book lovers, book reviews, books, Emily Brontë, fiction, Greek mythology, John Milton, literature, Memoirs of a Geisha, miscellaneous, mythology, paradise lost, the princess bride, Valentine's Day, wuthering heights
Deep down we all crave a bit of romance in our lives. Apart from our parents, most of our foundational ideas of love come from popular media, be they Disney re-imaginings of beloved fairytales or adventurous tales of filial love. So whatever your plans tonight, spend some time with your first love: solo on the couch or cuddled up with your partner reading aloud.
Here’s a list of my top five romantic stories (not ordered by rank):
Orpheus and Eurydice
Orpheus was a talented musician and poet in the Greek myths, so is it any wonder that romance filled his soul? When his wife Eurydice is bitten by a snake at their wedding and dies, Orpheus descends into the underworld to find and rescue her. There are many versions of this story you can read, but I recommend David Raeburn’s translation of Ovid’s Metamorphoses (Penguin Classics). Not keen on ancient poetry? Check out the movie What Dreams May Come, starring Robin Williams and Annabella Sciorra, which shares many common elements of the myth.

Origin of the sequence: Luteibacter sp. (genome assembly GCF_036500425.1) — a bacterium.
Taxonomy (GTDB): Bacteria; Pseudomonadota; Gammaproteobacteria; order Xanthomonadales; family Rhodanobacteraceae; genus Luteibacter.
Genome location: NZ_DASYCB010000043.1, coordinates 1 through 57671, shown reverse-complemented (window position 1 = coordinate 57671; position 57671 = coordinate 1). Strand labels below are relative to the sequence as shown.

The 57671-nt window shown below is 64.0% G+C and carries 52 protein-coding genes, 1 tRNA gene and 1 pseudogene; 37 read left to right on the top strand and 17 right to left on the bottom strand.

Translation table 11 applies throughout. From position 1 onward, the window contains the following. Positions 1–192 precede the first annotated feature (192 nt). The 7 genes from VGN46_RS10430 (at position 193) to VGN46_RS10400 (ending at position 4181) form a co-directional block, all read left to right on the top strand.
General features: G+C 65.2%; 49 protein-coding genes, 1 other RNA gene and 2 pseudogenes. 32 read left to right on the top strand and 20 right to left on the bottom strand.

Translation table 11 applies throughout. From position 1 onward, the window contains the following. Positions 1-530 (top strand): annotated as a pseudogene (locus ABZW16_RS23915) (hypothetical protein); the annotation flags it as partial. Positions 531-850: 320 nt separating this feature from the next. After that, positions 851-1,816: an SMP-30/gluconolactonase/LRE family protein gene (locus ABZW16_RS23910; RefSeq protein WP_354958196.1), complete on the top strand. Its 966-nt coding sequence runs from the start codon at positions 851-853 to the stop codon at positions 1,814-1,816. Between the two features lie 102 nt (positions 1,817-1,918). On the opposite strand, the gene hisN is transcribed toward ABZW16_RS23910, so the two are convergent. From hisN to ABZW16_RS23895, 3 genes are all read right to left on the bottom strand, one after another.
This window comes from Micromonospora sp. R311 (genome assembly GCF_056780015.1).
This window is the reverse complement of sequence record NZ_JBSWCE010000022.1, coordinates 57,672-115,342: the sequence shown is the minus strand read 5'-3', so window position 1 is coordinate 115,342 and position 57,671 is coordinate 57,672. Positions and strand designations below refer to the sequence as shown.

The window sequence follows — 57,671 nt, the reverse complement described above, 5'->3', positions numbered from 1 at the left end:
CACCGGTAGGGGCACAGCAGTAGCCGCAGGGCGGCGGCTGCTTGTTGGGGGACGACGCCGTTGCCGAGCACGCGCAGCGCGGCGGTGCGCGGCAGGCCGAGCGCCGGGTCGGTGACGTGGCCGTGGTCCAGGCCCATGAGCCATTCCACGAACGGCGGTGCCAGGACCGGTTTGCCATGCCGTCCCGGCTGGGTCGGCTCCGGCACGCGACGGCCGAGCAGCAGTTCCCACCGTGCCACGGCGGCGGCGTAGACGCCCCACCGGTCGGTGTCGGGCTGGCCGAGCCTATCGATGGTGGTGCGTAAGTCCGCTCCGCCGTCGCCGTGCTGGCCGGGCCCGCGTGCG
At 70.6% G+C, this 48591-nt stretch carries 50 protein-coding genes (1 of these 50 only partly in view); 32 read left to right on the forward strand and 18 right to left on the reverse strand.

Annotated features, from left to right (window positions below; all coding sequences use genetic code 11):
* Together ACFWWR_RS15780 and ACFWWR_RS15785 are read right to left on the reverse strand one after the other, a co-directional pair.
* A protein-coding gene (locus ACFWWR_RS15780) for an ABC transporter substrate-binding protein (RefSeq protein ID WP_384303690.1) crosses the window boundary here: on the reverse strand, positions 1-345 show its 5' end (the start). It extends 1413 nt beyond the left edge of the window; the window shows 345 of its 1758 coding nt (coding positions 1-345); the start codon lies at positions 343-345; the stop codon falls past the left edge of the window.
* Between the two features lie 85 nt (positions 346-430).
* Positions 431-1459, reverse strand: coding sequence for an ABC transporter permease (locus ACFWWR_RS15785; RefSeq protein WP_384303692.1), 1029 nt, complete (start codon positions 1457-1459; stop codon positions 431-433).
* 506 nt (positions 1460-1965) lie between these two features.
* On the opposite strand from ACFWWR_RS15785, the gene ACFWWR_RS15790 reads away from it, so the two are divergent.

Paradise Lost by John Milton
I’m not sure I could talk about my favourite Greek myth without speaking of the most prevalent myth of the past millennium, that of Adam and Eve’s expulsion from Eden. Milton’s epic puts the myth into a human context, and the love shared between man and woman is a central theme. What could be more romantic than forsaking your god and paradise for the woman you love?
Wuthering Heights by Emily Brontë
The windswept Yorkshire moors, ghosts, death, violence, and an all-consuming, codependent love affair that spans generations. Wuthering Heights is the quintessential Gothic romance.
Memoirs of a Geisha by Arthur Golden
Set in Kyoto around the time of World War Two, it is the complex coming of age of young Chiyo who is sold into servitude. The descriptions are beautiful, and Golden’s narrative is so spot-on it’s amazing it was written by a white American man. The unique romance between Chiyo/Sayuri weaves together questions of duty and class, when a life as his mistress is the best she could hope for.
The Princess Bride by William Goldman (the “good parts” version)
We all know and love the ’80s movie starring Robin Wright and Cary Elwes, but trust me, the book is AMAZING. Even with Goldman’s “editing” of S. Morgenstern’s epic (a clever ruse on Goldman’s part), there are plenty of things included here that were left out of the movie. And lets face it, the story is so much better without the Fred Savage frame narrative.